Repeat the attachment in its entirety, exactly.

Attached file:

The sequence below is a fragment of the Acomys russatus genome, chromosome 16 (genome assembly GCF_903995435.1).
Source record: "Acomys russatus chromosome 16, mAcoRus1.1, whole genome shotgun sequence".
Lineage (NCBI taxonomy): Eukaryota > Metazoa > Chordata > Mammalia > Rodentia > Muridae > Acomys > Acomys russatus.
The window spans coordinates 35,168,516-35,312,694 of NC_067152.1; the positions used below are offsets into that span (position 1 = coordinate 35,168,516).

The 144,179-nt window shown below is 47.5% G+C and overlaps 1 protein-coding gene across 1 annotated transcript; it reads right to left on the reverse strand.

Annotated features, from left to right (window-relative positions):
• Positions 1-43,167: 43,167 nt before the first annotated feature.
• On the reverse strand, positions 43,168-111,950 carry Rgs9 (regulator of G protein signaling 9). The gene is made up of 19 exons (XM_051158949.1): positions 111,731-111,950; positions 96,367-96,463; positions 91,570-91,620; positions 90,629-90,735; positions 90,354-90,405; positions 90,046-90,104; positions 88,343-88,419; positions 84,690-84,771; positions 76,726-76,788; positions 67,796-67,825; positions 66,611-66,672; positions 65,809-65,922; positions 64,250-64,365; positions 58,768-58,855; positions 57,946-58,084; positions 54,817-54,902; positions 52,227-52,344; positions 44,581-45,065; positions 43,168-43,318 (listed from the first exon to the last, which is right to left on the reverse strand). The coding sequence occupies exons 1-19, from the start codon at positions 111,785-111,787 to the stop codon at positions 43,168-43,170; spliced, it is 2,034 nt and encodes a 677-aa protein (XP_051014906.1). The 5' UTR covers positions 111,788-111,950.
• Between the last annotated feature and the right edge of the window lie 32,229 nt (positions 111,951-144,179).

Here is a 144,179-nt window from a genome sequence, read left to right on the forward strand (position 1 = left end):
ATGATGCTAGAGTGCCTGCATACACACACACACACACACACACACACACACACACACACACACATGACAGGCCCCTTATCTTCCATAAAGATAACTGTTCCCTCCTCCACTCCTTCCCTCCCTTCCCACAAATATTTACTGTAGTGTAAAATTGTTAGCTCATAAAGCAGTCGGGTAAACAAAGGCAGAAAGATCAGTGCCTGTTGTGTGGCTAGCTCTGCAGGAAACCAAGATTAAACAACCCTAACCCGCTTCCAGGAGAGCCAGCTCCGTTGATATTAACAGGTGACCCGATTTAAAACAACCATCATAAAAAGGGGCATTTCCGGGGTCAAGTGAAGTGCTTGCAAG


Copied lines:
The sequence below is a fragment of the Acomys russatus genome, chromosome 16 (genome assembly GCF_903995435.1).
Source record: "Acomys russatus chromosome 16, mAcoRus1.1, whole genome shotgun sequence".
Lineage (NCBI taxonomy): Eukaryota > Metazoa > Chordata > Mammalia > Rodentia > Muridae > Acomys > Acomys russatus.
The window spans coordinates 35,168,516-35,312,694 of NC_067152.1; the positions used below are offsets into that span (position 1 = coordinate 35,168,516).

The 144,179-nt window shown below is 47.5% G+C and overlaps 1 protein-coding gene across 1 annotated transcript; it reads right to left on the reverse strand.

Annotated features, from left to right (window-relative positions):
• Positions 1-43,167: 43,167 nt before the first annotated feature.
• On the reverse strand, positions 43,168-111,950 carry Rgs9 (regulator of G protein signaling 9). The gene is made up of 19 exons (XM_051158949.1): positions 111,731-111,950; positions 96,367-96,463; positions 91,570-91,620; positions 90,629-90,735; positions 90,354-90,405; positions 90,046-90,104; positions 88,343-88,419; positions 84,690-84,771; positions 76,726-76,788; positions 67,796-67,825; positions 66,611-66,672; positions 65,809-65,922; positions 64,250-64,365; positions 58,768-58,855; positions 57,946-58,084; positions 54,817-54,902; positions 52,227-52,344; positions 44,581-45,065; positions 43,168-43,318 (listed from the first exon to the last, which is right to left on the reverse strand). The coding sequence occupies exons 1-19, from the start codon at positions 111,785-111,787 to the stop codon at positions 43,168-43,170; spliced, it is 2,034 nt and encodes a 677-aa protein (XP_051014906.1). The 5' UTR covers positions 111,788-111,950.
• Between the last annotated feature and the right edge of the window lie 32,229 nt (positions 111,951-144,179).

Here is a 144,179-nt window from a genome sequence, read left to right on the forward strand (position 1 = left end):
ATGATGCTAGAGTGCCTGCATACACACACACACACACACACACACACACACACACACACACACATGACAGGCCCCTTATCTTCCATAAAGATAACTGTTCCCTCCTCCACTCCTTCCCTCCCTTCCCACAAATATTTACTGTAGTGTAAAATTGTTAGCTCATAAAGCAGTCGGGTAAACAAAGGCAGAAAGATCAGTGCCTGTTGTGTGGCTAGCTCTGCAGGAAACCAAGATTAAACAACCCTAACCCGCTTCCAGGAGAGCCAGCTCCGTTGATATTAACAGGTGACCCGATTTAAAACAACCATCATAAAAAGGGGCATTTCCGGGGTCAAGTGAAGTGCTTGCAAG